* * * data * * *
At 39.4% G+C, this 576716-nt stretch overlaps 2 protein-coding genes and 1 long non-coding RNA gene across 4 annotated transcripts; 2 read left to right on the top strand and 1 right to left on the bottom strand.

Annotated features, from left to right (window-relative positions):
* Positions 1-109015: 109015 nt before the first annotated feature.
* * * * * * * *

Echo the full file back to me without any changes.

At 39.4% G+C, this 576716-nt stretch overlaps 2 protein-coding genes and 1 long non-coding RNA gene across 4 annotated transcripts; 2 read left to right on the top strand and 1 right to left on the bottom strand.

Annotated features, from left to right (window-relative positions):
* Positions 1-109015: 109015 nt before the first annotated feature.